Monthly Archives: March 2017

The Humanist North

Illuminated Manuscripts

University of Glasgow Library Blog

Blog post by Wiktoria Muryn, MLitt Renaissance Art History student on placement in Special Collections.

There are many historical myths about the medieval period. We have all heard stories of the strictly devout society, despotic rulers and the daily grime and misery that reigned over Europe for almost five hundred years. Then, we were told, came the glorious Italian Renaissance, and soon the light of classical learning and beauty shone down onto the Dark Ages. However, a selection of manuscripts and early printed books from Special Collections proves that the relationship between the Middle Ages and the Renaissance is much more intricate than that.

MS Hunter 206

MS Hunter 231: Plato, Seneca, Aristotle

During my placement in Special Collections I embarked on a study of MS Hunter 206 – a classical miscellany from the library of Raphael de Mercatellis (1437-1508), a Flemish bastard-made-nobleman and eventually an abbot in the mercantile…

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The First Blast of the Trumpet by Marie Macpherson

Paul Bennet gives The First Blast of the Trumpet his Highest Recommendation 4.8 stars!

Historical Fiction reviews


I attended Knox Presbyterian Church in Detroit, MI when I was a young; indeed it was the church in which I was married, so, reading about the life of John Knox seemed like an interesting thing to do.  What I found, in The First Blast of the Trumpet, was far more than just a historical fiction biography.  Scotland in the mid-16th century was filled with religious and political turmoil.  It was an era of burgeoning church reform; building on the Lutheran reformation in Germany.  It was also a time when Henry VIII of England wanted Scotland for his own.  In this turbulent atmosphere the author has produced a wonderfully crafted tale; one that propels the reader into a world where the Church is beginning to lose it’s grip on the populace; a world where Scotland is struggling to maintain its independence; a world where the reader experiences life in a…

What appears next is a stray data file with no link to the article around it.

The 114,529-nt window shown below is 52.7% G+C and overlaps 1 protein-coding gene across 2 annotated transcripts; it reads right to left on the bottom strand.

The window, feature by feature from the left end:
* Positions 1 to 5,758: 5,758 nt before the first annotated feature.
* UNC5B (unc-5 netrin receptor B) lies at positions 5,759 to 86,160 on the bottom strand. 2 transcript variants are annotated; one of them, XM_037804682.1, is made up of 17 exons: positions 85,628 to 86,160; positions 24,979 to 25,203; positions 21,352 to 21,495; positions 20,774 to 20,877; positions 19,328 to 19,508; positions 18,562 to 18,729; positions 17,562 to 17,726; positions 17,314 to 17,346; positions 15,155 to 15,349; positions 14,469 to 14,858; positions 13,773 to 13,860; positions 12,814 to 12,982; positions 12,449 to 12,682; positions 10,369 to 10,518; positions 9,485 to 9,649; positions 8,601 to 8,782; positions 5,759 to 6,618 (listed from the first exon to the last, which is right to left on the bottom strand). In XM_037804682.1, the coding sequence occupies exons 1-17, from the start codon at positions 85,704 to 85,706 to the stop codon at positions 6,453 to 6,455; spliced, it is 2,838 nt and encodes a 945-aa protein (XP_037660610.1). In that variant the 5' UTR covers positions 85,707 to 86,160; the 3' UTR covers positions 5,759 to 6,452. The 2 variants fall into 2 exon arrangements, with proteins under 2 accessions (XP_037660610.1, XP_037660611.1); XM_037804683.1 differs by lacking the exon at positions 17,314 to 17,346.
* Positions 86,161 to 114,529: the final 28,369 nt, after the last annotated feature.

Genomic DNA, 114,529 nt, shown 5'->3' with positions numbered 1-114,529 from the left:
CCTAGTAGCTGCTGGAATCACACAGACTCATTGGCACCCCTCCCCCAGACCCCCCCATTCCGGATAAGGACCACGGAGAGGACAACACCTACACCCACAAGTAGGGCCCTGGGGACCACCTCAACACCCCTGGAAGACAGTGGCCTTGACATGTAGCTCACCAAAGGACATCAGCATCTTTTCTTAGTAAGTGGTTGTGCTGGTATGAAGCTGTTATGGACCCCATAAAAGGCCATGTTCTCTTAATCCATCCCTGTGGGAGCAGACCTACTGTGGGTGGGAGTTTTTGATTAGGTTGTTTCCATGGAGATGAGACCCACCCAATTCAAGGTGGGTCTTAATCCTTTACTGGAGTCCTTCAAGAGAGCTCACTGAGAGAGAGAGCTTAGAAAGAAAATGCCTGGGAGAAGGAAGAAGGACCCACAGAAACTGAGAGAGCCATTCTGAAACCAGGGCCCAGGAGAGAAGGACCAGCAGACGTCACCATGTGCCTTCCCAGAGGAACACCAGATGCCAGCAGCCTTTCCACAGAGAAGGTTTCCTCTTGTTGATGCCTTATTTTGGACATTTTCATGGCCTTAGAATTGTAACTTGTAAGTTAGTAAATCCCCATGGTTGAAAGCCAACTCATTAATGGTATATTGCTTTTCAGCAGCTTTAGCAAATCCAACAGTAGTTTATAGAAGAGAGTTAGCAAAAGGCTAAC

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Authenticity in historical fiction (VI)

Carolyn Hughes

In this, my final blog post on the ways in which an historical novelist can achieve authenticity in their writing, I am completing my previous post looking at how to introduce a sense of “otherness” into an historical novel.

Superstition, in particular, but also a belief in charms and spells and in the possibility of monsters, are elements of the “other” that I have found I can incorporate naturally into my stories.

midsummer bonfireThe traditions and rituals of the Midsummer Eve celebrations are important in both Fortune’s Wheel and in the second “Meonbridge Chronicle” that I am currently writing. When bonfires (“bonefires”) were lit across a village, they provided a focus for the merrymaking but also had a superstitious purpose.

Yesterday evening the customary Midsummer bonfires were set around the village, for the flames to ward off evil spirits and the smoke to purify the air. Fortune’s Wheel, p 19


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Catherine Hokin: Historical Fiction Masterclass

Writing historical fiction

Scottish Writers' Centre

catherine hokin 1

Back in January, the SWC was lucky enough to welcome along writer Catherine Hokin for a masterclass in writing historical fiction. Catherine’s first novel, Blood and Roses – which focuses on the life of medieval queen Margaret of Anjou – was published in 2016 and in addition to being a novelist, Catherine is also a member of author collective The History Girls and a book reviewer and contributor to the Historical Writers’ Association. We can’t think of anyone better placed to guide us through the joys and difficulties of penning historical fiction!

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